Twenty year veteran Stone is paired with rookie Briggs in a large Western metropolis. The tough as nails desk sergeant is the father of young Briggs and helps the force deal with ... See full summary »
In 1914, Nichols, a soldier, sick of killing, returns to his Arizona home town, named after his family, and is strong-armed into serving as sheriff by the Ketcham clan, who run the area. ... See full summary »
Stoney Burke is a rodeo rider who wants to win the Golden Buckle, the award to the world's champion saddle bronco rider. He didn't win it but he encountered a considerable amount of ... See full summary »
Ben Gazzara plays a successful lawyer who is told by his doctor in the first episode that he will die in one to two years. He decides to do all of the things he has never had time for. The ... See full summary »
Hannibal Heyes and Kid Curry, two of the most wanted outlaws in the history of the West, are popular "with everyone except the railroads and the banks", since "in all the trains and banks ... See full summary »
Mercenaries Johnny Reach and Hank Brackett cruise the American Southwest in 1914 in their Stutz Bearcat in search of action and adventure. They often take dangerous assignments for pay; their fee is usually a blank check, and after the mission, they just fill in whatever amount they think the job was worth. Written by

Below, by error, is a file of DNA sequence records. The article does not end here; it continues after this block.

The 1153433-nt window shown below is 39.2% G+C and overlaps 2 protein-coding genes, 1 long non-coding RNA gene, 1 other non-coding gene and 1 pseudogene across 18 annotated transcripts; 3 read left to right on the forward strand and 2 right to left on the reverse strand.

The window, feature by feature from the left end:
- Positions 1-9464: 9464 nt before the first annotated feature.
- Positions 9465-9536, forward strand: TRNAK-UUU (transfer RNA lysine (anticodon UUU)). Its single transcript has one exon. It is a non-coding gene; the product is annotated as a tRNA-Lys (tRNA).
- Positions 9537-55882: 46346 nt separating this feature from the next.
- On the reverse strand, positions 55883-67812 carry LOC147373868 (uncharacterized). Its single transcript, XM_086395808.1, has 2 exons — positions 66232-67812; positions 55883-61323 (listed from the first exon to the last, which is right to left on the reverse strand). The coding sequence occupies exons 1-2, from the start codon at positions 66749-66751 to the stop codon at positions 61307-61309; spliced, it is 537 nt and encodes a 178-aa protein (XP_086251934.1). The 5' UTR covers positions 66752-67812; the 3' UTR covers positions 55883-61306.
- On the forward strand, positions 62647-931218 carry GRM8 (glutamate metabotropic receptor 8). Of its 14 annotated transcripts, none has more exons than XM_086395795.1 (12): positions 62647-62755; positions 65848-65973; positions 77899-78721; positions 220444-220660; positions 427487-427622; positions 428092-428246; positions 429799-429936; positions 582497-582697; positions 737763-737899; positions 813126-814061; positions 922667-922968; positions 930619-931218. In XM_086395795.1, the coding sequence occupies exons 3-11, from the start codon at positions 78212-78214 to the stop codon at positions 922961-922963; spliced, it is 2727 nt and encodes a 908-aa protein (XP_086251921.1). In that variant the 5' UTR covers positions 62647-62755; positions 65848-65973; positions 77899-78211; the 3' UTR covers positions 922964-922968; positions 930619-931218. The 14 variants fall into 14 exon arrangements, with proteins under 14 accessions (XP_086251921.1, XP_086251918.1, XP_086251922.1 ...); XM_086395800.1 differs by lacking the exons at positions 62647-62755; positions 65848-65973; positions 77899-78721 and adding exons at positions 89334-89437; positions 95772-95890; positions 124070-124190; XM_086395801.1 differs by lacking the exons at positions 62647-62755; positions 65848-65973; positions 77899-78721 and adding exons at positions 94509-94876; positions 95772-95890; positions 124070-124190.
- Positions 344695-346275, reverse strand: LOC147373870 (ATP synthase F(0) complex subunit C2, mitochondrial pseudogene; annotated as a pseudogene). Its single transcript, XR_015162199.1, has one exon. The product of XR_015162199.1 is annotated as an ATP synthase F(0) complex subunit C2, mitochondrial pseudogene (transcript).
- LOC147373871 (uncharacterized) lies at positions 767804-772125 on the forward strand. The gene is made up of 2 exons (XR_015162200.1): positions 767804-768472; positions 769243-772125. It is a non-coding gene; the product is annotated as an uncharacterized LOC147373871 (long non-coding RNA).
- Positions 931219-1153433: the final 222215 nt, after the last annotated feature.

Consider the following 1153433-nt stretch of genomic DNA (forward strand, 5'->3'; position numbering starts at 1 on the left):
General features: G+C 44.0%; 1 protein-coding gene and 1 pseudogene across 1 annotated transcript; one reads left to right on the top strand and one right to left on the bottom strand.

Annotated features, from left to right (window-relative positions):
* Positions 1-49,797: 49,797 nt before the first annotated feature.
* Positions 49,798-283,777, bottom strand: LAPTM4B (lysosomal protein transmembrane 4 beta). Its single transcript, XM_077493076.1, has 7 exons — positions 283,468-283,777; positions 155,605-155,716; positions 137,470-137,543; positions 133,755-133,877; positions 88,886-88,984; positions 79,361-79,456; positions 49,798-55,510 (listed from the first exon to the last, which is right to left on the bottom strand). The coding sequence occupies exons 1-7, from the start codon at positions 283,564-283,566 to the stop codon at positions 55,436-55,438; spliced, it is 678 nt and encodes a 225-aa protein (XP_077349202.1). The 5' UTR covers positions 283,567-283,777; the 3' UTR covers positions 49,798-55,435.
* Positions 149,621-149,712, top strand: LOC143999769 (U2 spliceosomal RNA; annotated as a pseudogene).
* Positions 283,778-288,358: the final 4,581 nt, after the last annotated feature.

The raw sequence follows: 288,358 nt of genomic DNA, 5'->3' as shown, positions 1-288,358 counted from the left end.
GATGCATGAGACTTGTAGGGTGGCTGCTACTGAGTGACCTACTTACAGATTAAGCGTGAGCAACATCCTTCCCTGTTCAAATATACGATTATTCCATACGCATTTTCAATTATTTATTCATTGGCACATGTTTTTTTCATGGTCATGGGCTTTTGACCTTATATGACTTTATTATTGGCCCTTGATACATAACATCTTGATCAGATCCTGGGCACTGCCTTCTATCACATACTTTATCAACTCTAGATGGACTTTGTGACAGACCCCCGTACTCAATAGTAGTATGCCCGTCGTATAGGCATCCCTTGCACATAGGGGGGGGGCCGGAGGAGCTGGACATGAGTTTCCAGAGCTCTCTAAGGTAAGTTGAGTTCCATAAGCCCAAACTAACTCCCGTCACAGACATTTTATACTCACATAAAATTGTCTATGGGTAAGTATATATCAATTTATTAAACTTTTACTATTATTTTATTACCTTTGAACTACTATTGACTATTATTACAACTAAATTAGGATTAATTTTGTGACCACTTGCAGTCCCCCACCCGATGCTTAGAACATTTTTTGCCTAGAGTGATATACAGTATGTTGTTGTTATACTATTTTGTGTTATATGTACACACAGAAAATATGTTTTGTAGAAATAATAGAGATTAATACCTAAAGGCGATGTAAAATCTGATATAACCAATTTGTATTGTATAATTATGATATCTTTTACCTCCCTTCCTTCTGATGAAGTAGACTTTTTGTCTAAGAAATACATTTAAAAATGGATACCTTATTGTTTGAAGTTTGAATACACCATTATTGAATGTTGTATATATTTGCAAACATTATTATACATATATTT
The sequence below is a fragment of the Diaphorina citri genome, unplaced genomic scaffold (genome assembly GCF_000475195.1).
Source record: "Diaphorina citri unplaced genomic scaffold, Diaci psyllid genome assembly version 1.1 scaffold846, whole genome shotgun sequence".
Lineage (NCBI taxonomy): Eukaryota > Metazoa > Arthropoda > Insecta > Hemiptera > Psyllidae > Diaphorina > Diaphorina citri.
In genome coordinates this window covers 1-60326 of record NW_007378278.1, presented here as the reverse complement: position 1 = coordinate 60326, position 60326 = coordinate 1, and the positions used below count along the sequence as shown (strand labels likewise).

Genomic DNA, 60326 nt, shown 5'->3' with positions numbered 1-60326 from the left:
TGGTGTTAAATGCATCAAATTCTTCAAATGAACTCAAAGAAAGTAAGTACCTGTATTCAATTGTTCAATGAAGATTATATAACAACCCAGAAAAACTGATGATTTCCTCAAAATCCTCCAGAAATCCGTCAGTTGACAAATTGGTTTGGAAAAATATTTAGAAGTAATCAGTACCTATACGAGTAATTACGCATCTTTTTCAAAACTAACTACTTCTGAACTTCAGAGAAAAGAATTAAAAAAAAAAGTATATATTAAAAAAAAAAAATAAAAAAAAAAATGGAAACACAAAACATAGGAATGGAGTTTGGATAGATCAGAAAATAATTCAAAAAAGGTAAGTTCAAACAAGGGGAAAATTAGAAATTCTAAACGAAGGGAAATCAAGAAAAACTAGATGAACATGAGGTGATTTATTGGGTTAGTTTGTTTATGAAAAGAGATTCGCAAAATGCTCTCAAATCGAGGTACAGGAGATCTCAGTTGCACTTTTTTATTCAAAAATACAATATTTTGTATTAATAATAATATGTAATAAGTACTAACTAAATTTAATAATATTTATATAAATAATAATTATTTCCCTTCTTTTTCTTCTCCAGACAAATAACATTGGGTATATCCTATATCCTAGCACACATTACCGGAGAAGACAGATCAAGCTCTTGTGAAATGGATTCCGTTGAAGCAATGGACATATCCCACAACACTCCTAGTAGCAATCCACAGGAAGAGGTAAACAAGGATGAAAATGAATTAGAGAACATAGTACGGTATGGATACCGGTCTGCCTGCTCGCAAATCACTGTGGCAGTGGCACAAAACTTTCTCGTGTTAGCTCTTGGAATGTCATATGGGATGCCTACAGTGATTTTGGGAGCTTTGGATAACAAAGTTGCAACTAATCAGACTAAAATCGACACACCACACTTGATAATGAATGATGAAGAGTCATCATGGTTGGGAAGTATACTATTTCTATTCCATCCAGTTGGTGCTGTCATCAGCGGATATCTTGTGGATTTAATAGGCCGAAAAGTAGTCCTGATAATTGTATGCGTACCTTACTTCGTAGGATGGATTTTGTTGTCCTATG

Marty McKee <email@example.com>
Hollywood car builder/customizer George Barris made two replica 1914 Bearcats for the series. A period TV Guide article said they cost $25,000 for the pair, this at a time when a new Corvette was about $5,000. The cars were full scale metal bodied replicas mounted on custom frames and powered by Ford engines and transmissions (out of (then) late model pickups. For safety they featured four wheel brakes, which were not on a genuine Bearcat. The brass radiator is interchangeable with a genuine Stutz unit. See more »
Like others on this forum, I could not believe they canceled it.
Rod Taylor was great as a soldier of fortune around the turn of the century. Even though there was a lot of hunky beefcake for the ladies, this really was a man's show. The pairing of Rod Taylor and Dennis Cole was well-played. Rugged guy and pretty boy who both knew their stuff.
The pilot, "Powderkeg," was one of the best episodes of t.v. I have ever seen.
The series was my introduction to the Stutz-Bearcat and I've wanted one ever since. What a piece of machinery!
I'd love to see them bring the series back for another run - maybe the Hallmark channel on Saturday afternoons would be a fitting place and time.
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